Friday, 1 October 2021


1 October 1795: St Patricks College, Maynooth/Coláiste Naoimh Phádraig, Maigh Nuad opened its doors on this day. This was a seminal moment in the history of Church-State relations in Ireland as an accommodation was reached - that would see the British Government fund the training of Catholic priests in Ireland! Before this seminarians went abroad to complete their training for the priesthood. It was hoped that such a gesture would at least mean that the Irish Catholic Hierarchy would acquiesce in upholding the Law in Ireland and discourage and condemn any violent attempt at its overthrow.

This arrangement came about as a direct result of the 1789 French Revolution which saw the overthrow of the Monarchy there and the persecution of the Catholic Religion. Many priests and prelates had to flee France and return home. The Seminaries in France and others in places conquered by the Revolutionary Armies were thus no longer available. 

At home the winds of Revolution were blowing across the land - and the distinct possibility of an Insurrection weighed on the minds of the British. The Catholic Church was the strongest and most cohesive entity amongst the Catholic People. With the Penal Laws being abolished one by one the need to bring the Church within the fold was an imperative that became daily more apparent. In 1795 the British brought in the Maynooth College Act which was: An Act for the better Education of Persons professing the Popish, or Roman Catholick Religion. It provided a modest grant to establish a college.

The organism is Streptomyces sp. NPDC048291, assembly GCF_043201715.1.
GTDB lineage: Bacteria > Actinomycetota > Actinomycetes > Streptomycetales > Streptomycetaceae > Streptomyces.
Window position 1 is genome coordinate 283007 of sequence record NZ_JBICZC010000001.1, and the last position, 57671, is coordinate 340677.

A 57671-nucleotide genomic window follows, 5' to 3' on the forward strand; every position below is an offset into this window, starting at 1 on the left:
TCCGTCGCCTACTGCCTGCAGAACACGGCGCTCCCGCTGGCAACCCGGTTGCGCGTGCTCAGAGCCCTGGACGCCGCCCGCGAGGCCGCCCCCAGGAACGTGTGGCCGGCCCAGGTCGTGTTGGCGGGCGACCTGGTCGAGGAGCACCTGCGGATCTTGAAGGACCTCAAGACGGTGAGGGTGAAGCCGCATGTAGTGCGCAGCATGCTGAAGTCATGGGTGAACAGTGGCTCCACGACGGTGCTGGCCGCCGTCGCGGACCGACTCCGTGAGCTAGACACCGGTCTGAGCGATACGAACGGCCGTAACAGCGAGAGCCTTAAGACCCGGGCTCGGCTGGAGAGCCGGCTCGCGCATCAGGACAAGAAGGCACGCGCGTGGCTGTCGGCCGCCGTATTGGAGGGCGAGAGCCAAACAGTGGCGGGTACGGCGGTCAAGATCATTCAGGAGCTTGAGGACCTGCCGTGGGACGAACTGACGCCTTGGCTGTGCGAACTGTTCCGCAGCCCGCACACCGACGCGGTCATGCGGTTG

'The Bishops began to look for a site. It was desirable that the College be near Dublin, but they found themselves not exactly welcome in several desirable locations. They settled on Maynooth because the local magnate, the Duke of Leinster, was benevolent, and his Duchess even more so. This more than compensated for the fact that Maynooth was a little more distant from the city than they would have wished. The College opened in the autumn of 1795 in a house recently built by John Stoyte, steward of the Duke.'

Since then the College has trained over 11,000 priests and while also a lay college when it opened that closed in 1817. However since the 1970s more and more lay students have been taken in. Today they make up the vast majority of students in attendance and Maynooth is now one of the major centres of learning in Ireland.

No comments:

Post a Comment